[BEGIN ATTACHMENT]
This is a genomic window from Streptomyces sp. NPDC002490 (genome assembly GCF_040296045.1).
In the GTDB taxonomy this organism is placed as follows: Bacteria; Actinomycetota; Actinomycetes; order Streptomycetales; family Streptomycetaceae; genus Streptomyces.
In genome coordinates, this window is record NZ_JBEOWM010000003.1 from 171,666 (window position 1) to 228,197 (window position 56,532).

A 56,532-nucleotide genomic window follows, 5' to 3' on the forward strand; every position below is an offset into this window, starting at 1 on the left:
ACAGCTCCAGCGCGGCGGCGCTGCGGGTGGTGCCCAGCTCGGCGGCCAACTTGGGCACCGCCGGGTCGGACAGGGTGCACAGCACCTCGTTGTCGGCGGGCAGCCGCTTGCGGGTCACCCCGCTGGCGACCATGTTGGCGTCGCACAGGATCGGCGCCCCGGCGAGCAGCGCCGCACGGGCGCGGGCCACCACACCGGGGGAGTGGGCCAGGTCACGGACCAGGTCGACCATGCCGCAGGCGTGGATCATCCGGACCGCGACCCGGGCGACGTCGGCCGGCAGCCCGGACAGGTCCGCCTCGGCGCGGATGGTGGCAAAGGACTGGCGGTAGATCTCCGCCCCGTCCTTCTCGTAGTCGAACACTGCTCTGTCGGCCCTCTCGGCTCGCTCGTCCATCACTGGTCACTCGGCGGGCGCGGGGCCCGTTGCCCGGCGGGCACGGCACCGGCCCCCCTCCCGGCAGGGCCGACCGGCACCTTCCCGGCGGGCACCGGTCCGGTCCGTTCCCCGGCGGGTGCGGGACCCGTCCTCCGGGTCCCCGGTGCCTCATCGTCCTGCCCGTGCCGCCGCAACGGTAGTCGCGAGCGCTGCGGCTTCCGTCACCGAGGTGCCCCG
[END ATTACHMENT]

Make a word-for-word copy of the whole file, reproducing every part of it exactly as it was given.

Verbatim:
This is a genomic window from Streptomyces sp. NPDC002490 (genome assembly GCF_040296045.1).
In the GTDB taxonomy this organism is placed as follows: Bacteria; Actinomycetota; Actinomycetes; order Streptomycetales; family Streptomycetaceae; genus Streptomyces.
In genome coordinates, this window is record NZ_JBEOWM010000003.1 from 171,666 (window position 1) to 228,197 (window position 56,532).

A 56,532-nucleotide genomic window follows, 5' to 3' on the forward strand; every position below is an offset into this window, starting at 1 on the left:
ACAGCTCCAGCGCGGCGGCGCTGCGGGTGGTGCCCAGCTCGGCGGCCAACTTGGGCACCGCCGGGTCGGACAGGGTGCACAGCACCTCGTTGTCGGCGGGCAGCCGCTTGCGGGTCACCCCGCTGGCGACCATGTTGGCGTCGCACAGGATCGGCGCCCCGGCGAGCAGCGCCGCACGGGCGCGGGCCACCACACCGGGGGAGTGGGCCAGGTCACGGACCAGGTCGACCATGCCGCAGGCGTGGATCATCCGGACCGCGACCCGGGCGACGTCGGCCGGCAGCCCGGACAGGTCCGCCTCGGCGCGGATGGTGGCAAAGGACTGGCGGTAGATCTCCGCCCCGTCCTTCTCGTAGTCGAACACTGCTCTGTCGGCCCTCTCGGCTCGCTCGTCCATCACTGGTCACTCGGCGGGCGCGGGGCCCGTTGCCCGGCGGGCACGGCACCGGCCCCCCTCCCGGCAGGGCCGACCGGCACCTTCCCGGCGGGCACCGGTCCGGTCCGTTCCCCGGCGGGTGCGGGACCCGTCCTCCGGGTCCCCGGTGCCTCATCGTCCTGCCCGTGCCGCCGCAACGGTAGTCGCGAGCGCTGCGGCTTCCGTCACCGAGGTGCCCCG